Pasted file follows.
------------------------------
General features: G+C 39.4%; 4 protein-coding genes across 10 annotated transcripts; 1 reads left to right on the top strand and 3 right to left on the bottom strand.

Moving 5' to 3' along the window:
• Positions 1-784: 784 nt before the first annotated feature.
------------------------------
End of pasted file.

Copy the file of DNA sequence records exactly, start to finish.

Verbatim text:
General features: G+C 39.4%; 4 protein-coding genes across 10 annotated transcripts; 1 reads left to right on the top strand and 3 right to left on the bottom strand.

Moving 5' to 3' along the window:
• Positions 1-784: 784 nt before the first annotated feature.